Book of Hours (noun)
A book used for private prayer, popular from the tenth through the sixteenth century in Europe, that has devotions to the Virgin Mary that are performed at specific hours of the day. These books were bestsellers in late Medieval times.
One of the books of hours commissioned by Jean, Duke of Berry, the fabulously wealthy brother of the King of France, will be on display at the Louvre in Paris from April 4th through June 25th, 2012. The leading manuscript illuminators in France at the time, the Limbourg Brothers, embellished the Belles Heures of Jean de France, Duc de Berry with beautiful and innovative illustrations.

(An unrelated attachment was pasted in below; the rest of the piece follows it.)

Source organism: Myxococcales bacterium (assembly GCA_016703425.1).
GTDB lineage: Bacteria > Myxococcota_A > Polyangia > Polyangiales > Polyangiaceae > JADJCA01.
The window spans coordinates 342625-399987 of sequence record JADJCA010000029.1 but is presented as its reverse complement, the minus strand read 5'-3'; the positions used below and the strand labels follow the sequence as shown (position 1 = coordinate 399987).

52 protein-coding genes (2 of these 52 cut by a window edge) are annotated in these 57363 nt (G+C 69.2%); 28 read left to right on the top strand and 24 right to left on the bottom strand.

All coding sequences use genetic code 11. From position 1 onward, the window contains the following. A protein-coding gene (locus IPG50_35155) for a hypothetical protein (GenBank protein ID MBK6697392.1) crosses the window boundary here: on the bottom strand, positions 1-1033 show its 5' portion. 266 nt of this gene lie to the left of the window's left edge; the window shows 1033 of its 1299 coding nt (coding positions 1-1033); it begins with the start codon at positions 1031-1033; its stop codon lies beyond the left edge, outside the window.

The somewhat unsettling “Procession of Flagellants” (above) shows flagellants, who are nude to the waist and wear wide-brimmed hats, processing while holding a dragon banner, as was the custom in northern Europe during Rogation Days. The Limbourg Brothers treatment of the scene characteristically has some medieval motifs, like the patterned background, along with the new naturalism, seen in the realistic treatment of the human bodies.